Health care reform has been the subject of much debate in political, academic and economic circles. Why is there such contention about reforming this industry? One reason is that health care is a very large part of our economy and our daily lives. It is estimated that Americans will spend $2.5 trillion on health care goods and services in 2009. One trillion is almost an incomprehensible number, even for number-hardened economists. A second is a very short unit of time – but one trillion seconds equates to over 31,600 years. If we travel one trillion seconds back in time, it is long before the recorded history of humankind. Clearly, one trillion is a very large number; it is a hard stretch to visualize that Americans consume 2.5 trillion dollars in health care goods and services every year. This is approximately $8,100 per citizen per year. In relation to our total production (GDP), the US spends much more on health care than other industrialized countries. Despite these large expenditures, and unlike many other industrialized countries, our nation does not make available health insurance for all citizens. Roughly 80% of our population was covered by health insurance for an entire year, approximately 8% have coverage for part of the year and 10% have no coverage at all. Of those 10% without coverage for an entire year or more, some are uninsured by choice and some cannot find or obtain affordable coverage.
Health care is also contentious because it impacts every stratum of our society; it impacts the elderly in particular because they consume more health care services. Medicare, a government program, is an important player in ensuring the elderly have access to insurance for medical needs. Medicare covers 45 million Americans and constitutes 22% of total health care spending. Of all federal dollars spent throughout the year, 14% of those expenditures are for Medicare disbursements. This percentage will grow significantly as Americans live longer, as more baby boomers reach the age of 65, and as more workers retire. The program does not cover nursing home expenses except under very strict and detailed circumstances.
Economists are divided on how to analyze health care, which also contributes to the confusion of reform issues. Economists utilize models to study the markets where goods and services are traded. There is disagreement in the economic community if health services can be effectively examined using traditional methods. In some ways, health care is not like other goods and services that we buy. The economic model of supply and demand assumes the consumer has extensive knowledge about the products he or she is purchasing. With health care goods and services, the patient is often ignorant of the products, options, cost and quality of health services. Patients frequently see a doctor not knowing what services they need; these consumers do not have the “extensive knowledge” that is assumed in many economic models.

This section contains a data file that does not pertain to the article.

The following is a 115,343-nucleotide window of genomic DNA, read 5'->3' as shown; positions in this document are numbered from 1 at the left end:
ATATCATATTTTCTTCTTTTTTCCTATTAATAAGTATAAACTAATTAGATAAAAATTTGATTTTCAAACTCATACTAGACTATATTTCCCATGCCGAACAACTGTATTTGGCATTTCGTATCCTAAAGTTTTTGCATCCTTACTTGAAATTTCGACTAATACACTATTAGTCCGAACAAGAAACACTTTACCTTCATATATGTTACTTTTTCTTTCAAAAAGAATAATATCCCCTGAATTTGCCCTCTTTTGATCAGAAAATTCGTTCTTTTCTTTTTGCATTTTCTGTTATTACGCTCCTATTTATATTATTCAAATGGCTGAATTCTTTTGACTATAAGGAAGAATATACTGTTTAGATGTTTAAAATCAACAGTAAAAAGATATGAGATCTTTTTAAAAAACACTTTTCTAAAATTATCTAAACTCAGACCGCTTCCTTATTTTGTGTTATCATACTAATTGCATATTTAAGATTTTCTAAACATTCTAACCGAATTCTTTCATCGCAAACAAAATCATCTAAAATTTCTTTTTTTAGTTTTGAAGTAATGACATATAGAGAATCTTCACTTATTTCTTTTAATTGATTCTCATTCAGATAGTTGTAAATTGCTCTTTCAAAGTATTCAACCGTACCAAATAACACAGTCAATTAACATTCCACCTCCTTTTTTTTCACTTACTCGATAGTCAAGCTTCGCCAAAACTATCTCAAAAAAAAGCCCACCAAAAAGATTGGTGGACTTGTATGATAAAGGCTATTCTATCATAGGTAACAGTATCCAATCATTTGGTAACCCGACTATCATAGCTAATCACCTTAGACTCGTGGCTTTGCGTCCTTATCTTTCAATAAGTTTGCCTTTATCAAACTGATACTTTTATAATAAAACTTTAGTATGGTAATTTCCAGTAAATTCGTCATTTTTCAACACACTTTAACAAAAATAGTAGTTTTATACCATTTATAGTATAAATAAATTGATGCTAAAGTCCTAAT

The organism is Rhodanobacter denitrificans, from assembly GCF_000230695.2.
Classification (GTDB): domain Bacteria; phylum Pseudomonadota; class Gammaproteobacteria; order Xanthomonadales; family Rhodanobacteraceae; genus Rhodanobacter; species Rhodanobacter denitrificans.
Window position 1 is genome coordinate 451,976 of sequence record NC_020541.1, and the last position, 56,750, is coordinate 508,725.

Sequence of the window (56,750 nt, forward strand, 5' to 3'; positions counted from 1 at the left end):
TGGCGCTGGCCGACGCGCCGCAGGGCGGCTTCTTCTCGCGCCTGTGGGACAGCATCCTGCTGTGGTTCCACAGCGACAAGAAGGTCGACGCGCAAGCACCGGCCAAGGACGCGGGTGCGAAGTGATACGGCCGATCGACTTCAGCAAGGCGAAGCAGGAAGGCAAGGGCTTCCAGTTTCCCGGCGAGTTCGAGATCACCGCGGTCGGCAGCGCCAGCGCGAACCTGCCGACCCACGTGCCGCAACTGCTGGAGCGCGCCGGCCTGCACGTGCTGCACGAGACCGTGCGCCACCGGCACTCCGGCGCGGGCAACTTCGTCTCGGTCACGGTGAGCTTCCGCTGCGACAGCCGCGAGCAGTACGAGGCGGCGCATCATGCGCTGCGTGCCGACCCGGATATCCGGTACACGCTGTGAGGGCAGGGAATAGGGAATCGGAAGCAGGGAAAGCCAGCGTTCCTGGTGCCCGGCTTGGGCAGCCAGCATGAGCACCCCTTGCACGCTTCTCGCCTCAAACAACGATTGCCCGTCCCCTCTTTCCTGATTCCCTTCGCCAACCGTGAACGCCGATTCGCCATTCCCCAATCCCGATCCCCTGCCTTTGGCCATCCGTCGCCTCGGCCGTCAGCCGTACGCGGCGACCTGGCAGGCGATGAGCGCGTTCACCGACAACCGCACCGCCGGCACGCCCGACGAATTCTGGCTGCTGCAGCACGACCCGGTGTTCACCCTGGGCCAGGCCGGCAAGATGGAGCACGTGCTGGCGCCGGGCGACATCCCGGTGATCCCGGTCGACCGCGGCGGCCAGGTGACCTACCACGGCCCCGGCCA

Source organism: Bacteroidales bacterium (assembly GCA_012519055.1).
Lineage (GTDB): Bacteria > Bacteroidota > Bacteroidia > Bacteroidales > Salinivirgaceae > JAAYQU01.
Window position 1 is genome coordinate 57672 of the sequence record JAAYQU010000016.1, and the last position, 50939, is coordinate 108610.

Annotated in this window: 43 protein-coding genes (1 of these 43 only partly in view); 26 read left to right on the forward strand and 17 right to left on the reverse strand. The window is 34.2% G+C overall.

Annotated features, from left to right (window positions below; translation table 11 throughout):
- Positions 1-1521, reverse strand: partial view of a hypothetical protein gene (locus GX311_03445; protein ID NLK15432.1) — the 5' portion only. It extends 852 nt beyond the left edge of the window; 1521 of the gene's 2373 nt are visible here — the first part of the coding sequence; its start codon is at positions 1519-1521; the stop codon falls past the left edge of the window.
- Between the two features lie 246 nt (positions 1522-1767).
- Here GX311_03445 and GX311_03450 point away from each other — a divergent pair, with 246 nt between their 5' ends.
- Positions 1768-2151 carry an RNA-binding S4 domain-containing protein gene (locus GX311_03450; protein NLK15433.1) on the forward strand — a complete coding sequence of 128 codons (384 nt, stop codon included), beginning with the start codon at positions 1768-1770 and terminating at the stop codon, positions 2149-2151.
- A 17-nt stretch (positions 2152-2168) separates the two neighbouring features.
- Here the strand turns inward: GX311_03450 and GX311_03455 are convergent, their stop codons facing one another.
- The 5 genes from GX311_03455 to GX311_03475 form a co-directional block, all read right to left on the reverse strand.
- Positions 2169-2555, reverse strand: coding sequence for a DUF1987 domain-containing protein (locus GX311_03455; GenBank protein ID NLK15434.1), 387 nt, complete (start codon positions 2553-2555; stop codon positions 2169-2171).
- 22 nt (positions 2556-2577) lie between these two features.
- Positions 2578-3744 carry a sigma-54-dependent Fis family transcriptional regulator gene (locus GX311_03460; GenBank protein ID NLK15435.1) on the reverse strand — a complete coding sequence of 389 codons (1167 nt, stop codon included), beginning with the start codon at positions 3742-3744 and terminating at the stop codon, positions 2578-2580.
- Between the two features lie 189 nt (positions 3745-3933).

Some traditional economists consider health care as a typical consumer good. Under this framework, the individual is responsible for analyzing his or her insurance needs and the individual is responsible for his or her health care expenses. Other economists study the industry by using the framework of institutional economics. The proponents of this method assert that individuals face forces that impact their ability to afford health care, and many of these forces are out of their control, such as low wages, unemployment and poverty. Institutional economists point out that lack of good health care impacts not only workers, but businesses and society. Therefore, providing health care is a social responsibility. Economists who follow traditional views tend to advocate actions that shift costs to the individual, while institutional proponents tend to advocate policies that share costs between different elements of society and government. Normative economic analysis incorporates morals, judgments and values. If an economist is speaking about what “should be done”, this is a clear indicator that he or she is engaging in normative analysis. This type of analysis cannot be proven or disproven by facts alone because it involves value judgments. This is one of the reasons why the debate about health care is so contentious. We see these opposing viewpoints mirrored in the discussion about traditional versus institutional economics. The debate about health care reform contains differing theories of the role of government and differing theories of the role of the individual.
Robert Bartelli, CPA, is an Assistant Professor of Economics and Financial Services at Labette Community College. In October he will be giving a series of lectures about health care as part of the University of Kansas Osher Lifelong Learning Institute. These lectures will be on LCC’s campus in Parsons. Registration is required. Please contact Sara Harris at 620-820-1255 for more information.